We have a signed purchase agreement for our condo. We were set to close on Monday, March 13th.
Our broker called us today to advise us the buyers are unhappy with agreed upon electrical work that was performed by a licensed electrician. The buyers conducted an inspection of the property themselves and do not use a House Inspector. During their inspection they requested that we ground some outlets as well as upgrade others with GFI. An amendment was drawn up and we agreed to get the work complete ASAP. The work was performed by a licensed electrician and proof of the work was provided to the buyers.
At the final walk-through, they were unhappy with the electrical work and demanded to speak to the electricians. The electricians came and agreed to stand by their work and make any necessary adjustments at no-charge. This solution has not satisfied the buyers, They have now demanded we provide them with $5000 in escrow to be used to redo any other electrical items that was not identified during their initial walk-through or they will walk away. This was communicated via email to our broker. What is your take ?
What does your ATTORNEY you are using for closing say? Not the broker, not the title company, your attorney? If you dont have one you are already swirling for disaster. You need to get counsel involved TODAY if closing is Monday; and you will pay a premium if things need to be done last minute over a weekend now. But this is something you should have done weeks ago; retain a lawyer to represent you at closing.
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I agree, you need counsel. You are in dire straits. Use Avvo search to find a lawyer!
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I agree. The answer to this question requires a review of the sales contract and the amendments. You need an attorney ASAP as closing is on March 13, 2017
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I strongly suggest that you retain an attorney to review the contracts and amendments. More facts are needed in order to properly advise you.
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My take? My take is that you tried to sell real property in Florida without the assistance of a real estate lawyer, apparently (ack!!) relying only on the advice of a BROKER (more likely a lowly salesperson, not even the company "Broker"). And it has come back to bite you on the ---.
That's my take. Many here in Florida folks do it (not in many other states!) most often just to try and save a buck; others became the greed (or incompetent) BROKER who (quite unethically) persuades them they don't need one.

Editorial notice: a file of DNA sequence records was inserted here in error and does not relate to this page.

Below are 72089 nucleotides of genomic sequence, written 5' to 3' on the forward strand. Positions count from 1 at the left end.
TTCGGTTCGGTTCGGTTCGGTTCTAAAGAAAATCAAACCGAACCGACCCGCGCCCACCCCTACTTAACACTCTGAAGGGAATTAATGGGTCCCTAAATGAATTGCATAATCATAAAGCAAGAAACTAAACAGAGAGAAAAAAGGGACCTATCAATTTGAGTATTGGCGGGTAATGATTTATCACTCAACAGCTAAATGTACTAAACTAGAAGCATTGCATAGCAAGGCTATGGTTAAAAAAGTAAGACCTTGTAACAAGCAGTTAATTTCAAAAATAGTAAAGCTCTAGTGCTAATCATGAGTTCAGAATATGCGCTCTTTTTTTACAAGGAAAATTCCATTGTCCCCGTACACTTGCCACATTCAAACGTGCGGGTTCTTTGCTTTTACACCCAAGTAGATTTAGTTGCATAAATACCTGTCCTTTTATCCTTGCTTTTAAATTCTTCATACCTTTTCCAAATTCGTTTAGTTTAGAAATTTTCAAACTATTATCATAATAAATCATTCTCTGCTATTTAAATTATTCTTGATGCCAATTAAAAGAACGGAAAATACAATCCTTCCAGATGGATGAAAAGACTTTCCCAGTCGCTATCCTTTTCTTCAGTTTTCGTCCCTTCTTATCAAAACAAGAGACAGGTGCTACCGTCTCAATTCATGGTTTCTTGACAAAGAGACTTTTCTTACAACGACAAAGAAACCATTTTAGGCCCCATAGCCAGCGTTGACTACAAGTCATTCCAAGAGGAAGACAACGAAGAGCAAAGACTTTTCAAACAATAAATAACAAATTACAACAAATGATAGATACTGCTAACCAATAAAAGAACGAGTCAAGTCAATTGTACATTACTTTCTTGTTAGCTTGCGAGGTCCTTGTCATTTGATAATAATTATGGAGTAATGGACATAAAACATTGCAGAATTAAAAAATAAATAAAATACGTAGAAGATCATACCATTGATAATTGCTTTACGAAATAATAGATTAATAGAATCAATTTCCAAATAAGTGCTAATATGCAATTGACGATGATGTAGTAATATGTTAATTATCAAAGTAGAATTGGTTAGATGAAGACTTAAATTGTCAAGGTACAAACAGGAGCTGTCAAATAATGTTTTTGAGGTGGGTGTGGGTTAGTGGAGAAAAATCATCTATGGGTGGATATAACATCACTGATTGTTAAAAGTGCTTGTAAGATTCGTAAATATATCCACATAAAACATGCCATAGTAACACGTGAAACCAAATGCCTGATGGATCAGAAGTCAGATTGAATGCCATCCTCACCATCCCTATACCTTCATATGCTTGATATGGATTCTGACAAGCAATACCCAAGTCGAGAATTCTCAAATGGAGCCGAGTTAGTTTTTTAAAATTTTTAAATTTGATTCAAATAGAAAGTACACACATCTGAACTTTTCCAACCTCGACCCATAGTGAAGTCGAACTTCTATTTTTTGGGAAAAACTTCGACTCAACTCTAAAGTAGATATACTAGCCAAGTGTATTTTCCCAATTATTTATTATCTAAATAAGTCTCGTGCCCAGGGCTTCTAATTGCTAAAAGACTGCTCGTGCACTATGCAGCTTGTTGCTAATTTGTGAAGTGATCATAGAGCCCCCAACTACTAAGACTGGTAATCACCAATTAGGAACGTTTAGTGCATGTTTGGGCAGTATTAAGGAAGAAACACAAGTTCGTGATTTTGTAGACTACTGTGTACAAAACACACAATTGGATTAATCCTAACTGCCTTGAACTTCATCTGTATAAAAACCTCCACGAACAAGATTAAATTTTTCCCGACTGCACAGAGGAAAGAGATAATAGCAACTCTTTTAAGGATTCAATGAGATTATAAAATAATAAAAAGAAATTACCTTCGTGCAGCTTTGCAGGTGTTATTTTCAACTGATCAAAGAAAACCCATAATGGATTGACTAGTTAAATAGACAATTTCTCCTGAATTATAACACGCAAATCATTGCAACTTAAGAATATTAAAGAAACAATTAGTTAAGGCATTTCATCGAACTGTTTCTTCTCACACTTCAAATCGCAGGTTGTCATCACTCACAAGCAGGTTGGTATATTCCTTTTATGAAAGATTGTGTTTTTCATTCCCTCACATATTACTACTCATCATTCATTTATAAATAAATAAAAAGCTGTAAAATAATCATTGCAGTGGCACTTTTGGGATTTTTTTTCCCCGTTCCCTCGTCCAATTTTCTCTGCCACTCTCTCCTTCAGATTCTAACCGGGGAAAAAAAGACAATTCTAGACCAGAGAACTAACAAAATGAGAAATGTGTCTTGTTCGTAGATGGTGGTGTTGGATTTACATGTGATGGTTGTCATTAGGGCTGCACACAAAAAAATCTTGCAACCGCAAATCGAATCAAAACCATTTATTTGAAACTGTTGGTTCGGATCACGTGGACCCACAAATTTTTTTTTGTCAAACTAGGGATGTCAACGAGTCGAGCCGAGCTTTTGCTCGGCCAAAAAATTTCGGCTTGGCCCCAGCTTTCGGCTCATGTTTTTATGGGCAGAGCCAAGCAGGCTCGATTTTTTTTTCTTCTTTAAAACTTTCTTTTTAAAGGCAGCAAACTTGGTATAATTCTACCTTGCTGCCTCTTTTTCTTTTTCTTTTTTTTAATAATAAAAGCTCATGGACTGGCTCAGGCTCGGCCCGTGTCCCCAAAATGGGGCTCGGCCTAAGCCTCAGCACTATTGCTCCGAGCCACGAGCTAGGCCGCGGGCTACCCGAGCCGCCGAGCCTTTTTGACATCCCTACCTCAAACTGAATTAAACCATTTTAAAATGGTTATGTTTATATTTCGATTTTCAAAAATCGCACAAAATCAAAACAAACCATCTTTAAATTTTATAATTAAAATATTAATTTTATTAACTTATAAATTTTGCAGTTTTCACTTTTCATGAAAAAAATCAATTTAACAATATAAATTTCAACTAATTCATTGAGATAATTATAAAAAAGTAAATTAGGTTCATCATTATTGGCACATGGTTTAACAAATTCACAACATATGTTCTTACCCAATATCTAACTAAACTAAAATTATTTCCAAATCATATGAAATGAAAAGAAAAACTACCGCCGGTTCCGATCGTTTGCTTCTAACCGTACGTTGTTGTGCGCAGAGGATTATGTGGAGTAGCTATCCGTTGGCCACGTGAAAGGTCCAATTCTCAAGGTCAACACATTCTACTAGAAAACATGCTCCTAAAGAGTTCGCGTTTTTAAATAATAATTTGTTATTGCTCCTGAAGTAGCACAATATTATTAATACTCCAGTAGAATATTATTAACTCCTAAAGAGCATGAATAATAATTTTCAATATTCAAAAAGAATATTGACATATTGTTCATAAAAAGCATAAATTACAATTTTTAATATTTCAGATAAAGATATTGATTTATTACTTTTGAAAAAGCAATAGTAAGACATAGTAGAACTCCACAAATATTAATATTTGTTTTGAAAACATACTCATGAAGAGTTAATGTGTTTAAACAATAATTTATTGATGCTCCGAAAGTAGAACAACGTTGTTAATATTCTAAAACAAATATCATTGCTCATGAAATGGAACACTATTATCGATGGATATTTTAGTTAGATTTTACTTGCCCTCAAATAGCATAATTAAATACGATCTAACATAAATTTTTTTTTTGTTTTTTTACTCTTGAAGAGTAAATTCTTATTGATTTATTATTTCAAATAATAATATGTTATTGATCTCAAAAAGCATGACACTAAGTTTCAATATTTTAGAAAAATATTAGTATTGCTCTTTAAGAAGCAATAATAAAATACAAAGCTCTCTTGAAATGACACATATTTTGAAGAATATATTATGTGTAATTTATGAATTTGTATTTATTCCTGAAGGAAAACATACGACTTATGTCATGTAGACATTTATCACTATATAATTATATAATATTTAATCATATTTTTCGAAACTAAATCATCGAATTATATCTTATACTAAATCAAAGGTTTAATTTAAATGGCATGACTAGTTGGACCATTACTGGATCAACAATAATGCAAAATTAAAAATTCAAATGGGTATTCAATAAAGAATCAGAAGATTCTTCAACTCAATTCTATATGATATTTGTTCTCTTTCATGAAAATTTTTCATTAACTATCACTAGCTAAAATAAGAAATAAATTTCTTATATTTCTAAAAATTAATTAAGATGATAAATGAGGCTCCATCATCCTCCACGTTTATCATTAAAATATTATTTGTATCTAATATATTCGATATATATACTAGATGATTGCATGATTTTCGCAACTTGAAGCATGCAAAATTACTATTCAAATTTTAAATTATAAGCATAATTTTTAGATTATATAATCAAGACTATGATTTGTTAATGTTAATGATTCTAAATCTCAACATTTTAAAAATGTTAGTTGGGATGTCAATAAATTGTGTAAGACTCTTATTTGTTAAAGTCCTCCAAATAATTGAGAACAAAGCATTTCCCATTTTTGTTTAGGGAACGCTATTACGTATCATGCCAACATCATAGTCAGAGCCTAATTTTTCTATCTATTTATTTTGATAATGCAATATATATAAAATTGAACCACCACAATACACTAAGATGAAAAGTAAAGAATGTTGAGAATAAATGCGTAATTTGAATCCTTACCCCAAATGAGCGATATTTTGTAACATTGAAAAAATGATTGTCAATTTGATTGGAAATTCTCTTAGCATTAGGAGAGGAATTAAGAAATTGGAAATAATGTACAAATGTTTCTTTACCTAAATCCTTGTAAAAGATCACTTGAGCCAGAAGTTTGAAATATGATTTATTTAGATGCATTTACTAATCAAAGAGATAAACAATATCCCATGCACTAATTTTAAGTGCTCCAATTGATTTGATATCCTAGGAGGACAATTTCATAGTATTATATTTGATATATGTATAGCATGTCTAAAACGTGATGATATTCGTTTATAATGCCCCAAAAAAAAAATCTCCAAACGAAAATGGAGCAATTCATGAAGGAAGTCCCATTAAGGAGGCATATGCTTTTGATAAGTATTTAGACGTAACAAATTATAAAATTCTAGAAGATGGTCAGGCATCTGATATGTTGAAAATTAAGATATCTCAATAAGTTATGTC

And I have always love the "passive voice," as it is so illuminating sometimes.
You say in you post, "an addendum 'was drawn up.'" BY WHOOOOOOO, I ask!
This is the most critical fact of your post - as it is the OBVIOUSLY DEFICIENT ADDENDUM that is the problem here! And you don't even IDENTIFY who the culpable party is - the one who is responsible for drafting the thing!
If YOU drafted it, shame on you - that was sure foolish; and if let the buyers draft it themselves - then - what were ya thinking!!
But the WORSE case scenario is - please don't tell me - that the BROKER drafted it for you. See, the reality is, only a LAWYER can draft an "addendum" for another person - so it BETTER not have been the BROKER. If so, that could very likely constitute the unauthorized practice of law (a crime in this state!), But it also means that it wasn't YOU who drafted the thing (that is good), so you at least one person you might potentially hold liable here (i.e., the broker "playin' lawye").
In any event, it is that addendum (that someone drafted) which will likely control here (i.e., along with the rest of the contract) and no one on-line can review those for you. You need to do what you SHOULD have done before you even signed that contract - and 'lawyer-up' ASAP - and STOP listening to your "broker." (BTW I feel I can pick on Brokers this way, for in addition to being Board Certified Real Estate Attorney, and a Law Professor, I have ALSO been a licensed Florida Broker for more than 30 years including stints (in the 90s) on the Fort Lauderdale Board of Realtors Legal Protection and Ethics Committees (which i also Chaired).
Sop listenting to the broker - and consult with, and retain, a good local real estate attorney ASAP.
Hope this helps.
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